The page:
This Augment report features AR being used by the luxury spa Mansion at Casa Madrona in a printed brochure in order to showcase the property for potential guests. Such properties not only push at the fringes of emerging technology, but they also provide uncompromising advanced connectivity and rich media experiences. Via the use of technologies like; Control4 touch screens, guests can control media walls, indoor temperatures, lighting, sound, window coverings, televisions, fireplaces and even hot tubs. In this story from HospitalityNet Dr. James Canton of the Institute for Global Futures is referenced as a leading thinker in the field of identifying customer trends for the global hospitality industry. Canton told HN:

 

"Trends in technology, science, energy and entertainment will vastly change the hotel experience for travelers. The emergence of a new travel design science, which is a combination of using big data, artificial intelligence and predicting travelers' dreams, will mean the whole travel experience will change."

These murals in Olive Green rooms are AR connective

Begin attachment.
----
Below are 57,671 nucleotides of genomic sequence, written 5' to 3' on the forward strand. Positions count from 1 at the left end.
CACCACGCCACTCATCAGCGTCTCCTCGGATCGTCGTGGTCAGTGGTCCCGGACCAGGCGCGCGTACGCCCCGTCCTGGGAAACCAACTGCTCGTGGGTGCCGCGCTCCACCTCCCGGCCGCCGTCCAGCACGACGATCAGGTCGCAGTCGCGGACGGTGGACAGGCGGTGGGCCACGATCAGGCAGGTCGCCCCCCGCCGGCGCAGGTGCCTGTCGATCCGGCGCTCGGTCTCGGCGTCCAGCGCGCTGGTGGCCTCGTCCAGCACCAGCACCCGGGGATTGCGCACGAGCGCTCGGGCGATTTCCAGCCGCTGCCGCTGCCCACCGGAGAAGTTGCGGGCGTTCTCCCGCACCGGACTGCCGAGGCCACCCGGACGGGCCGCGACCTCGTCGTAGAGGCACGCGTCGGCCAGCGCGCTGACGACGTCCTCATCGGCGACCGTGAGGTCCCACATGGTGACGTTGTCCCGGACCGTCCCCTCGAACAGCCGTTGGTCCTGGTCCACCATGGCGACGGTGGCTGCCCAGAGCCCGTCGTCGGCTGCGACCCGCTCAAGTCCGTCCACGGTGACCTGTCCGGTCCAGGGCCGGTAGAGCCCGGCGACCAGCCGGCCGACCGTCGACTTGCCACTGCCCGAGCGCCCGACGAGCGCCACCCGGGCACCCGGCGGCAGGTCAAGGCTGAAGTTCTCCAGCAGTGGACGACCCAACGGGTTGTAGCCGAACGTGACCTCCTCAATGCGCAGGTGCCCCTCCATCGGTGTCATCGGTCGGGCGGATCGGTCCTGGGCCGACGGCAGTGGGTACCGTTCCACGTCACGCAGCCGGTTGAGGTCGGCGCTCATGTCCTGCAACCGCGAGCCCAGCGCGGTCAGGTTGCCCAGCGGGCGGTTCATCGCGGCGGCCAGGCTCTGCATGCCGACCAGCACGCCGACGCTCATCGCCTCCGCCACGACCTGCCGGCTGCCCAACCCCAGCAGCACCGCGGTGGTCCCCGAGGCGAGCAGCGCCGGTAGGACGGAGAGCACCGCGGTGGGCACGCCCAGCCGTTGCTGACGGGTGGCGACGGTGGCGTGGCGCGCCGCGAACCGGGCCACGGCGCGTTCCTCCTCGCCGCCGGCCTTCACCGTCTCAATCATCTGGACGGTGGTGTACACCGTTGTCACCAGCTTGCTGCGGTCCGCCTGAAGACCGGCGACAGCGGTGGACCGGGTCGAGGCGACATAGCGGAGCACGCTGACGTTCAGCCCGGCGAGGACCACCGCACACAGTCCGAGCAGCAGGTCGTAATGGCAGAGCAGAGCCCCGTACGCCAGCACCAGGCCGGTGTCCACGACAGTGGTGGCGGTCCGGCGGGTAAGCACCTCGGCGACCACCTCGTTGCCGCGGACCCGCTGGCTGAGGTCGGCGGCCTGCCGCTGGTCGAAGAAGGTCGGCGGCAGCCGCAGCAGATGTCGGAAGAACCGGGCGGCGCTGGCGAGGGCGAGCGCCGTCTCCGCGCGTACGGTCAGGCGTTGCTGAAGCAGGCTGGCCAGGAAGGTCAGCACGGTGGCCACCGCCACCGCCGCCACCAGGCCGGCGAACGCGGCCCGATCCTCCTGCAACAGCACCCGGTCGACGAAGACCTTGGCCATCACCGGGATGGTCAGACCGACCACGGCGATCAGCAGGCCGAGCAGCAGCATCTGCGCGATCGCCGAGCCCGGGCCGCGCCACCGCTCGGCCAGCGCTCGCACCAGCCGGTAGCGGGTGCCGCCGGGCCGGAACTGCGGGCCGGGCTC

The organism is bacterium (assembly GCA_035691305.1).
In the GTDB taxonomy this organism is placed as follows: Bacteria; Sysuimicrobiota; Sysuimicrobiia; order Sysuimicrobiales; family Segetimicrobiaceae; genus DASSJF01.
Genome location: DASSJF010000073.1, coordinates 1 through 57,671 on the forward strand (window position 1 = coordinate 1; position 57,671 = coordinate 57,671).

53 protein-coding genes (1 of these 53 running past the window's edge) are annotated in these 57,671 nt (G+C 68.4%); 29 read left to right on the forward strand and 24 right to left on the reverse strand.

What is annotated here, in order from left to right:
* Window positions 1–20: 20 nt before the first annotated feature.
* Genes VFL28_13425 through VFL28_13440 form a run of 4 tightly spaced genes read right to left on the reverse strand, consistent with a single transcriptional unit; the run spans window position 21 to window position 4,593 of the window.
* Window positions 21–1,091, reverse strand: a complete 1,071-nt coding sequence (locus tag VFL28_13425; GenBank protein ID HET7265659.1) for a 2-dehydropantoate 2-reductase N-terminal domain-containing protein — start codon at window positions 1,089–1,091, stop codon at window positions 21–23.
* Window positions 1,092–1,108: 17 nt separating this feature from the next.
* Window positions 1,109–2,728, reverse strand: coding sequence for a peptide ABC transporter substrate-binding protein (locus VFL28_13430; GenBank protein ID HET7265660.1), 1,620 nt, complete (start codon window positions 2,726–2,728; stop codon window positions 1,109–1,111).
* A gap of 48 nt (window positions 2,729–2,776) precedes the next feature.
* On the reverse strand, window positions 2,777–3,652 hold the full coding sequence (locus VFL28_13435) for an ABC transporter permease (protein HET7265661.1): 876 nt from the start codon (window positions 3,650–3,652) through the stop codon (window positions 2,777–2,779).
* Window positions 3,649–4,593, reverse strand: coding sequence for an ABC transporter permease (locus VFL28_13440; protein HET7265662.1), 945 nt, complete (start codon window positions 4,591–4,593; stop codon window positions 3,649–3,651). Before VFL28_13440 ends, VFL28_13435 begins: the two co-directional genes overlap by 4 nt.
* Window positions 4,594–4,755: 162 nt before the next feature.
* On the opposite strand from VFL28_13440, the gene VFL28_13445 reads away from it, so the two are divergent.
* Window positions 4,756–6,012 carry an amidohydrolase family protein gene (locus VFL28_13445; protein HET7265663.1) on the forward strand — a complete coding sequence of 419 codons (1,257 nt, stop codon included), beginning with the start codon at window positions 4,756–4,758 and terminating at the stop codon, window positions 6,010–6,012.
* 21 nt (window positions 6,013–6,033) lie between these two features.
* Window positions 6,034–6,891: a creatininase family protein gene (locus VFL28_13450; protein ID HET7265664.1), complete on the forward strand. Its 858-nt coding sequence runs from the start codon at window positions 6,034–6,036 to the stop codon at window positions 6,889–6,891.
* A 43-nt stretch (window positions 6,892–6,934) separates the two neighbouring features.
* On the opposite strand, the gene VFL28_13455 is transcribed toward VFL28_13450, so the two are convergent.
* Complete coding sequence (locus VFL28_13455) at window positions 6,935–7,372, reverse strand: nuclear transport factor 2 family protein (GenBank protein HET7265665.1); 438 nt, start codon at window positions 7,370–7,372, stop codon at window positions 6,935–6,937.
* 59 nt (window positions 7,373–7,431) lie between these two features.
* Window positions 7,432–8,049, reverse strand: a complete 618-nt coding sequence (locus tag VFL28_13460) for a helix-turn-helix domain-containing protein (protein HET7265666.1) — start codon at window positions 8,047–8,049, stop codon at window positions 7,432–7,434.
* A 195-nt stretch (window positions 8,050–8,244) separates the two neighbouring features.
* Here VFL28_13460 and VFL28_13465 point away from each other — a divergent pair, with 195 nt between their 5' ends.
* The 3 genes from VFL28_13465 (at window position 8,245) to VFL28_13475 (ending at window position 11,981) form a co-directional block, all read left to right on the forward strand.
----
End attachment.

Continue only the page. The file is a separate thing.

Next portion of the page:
Looking at the rapid proliferation of these technologies across all hotel types it becomes clear AR and even VR are not just luxury segment frills. Canton's predictions can even be seen as conservative when we look at the infiltration of high tech into budget and intermediate segments. A good example that comes to mind is Greece's first truly eco-friendly hotel, Olive Green on the island of Crete, which HN reported on. Besides being designed to be a 100% environmentally friendly hotel, the city stay in Heraklion makes brilliant use of intuitive technology that allows guests to individually control heating, air conditioning, music, their TVs, and room service via provided tablets or through their own devices. Advanced QR coded wallpapers in the rooms also feature image of Cretan landscapes that guests can scan to find out details about a destination within a short drive from Heraklion, points of interest, distance, and other relevant travel details, and so on. So the upscale three star hotel now has amenities I just described for a five start stay elsewhere. The time difference suggested is one year or less.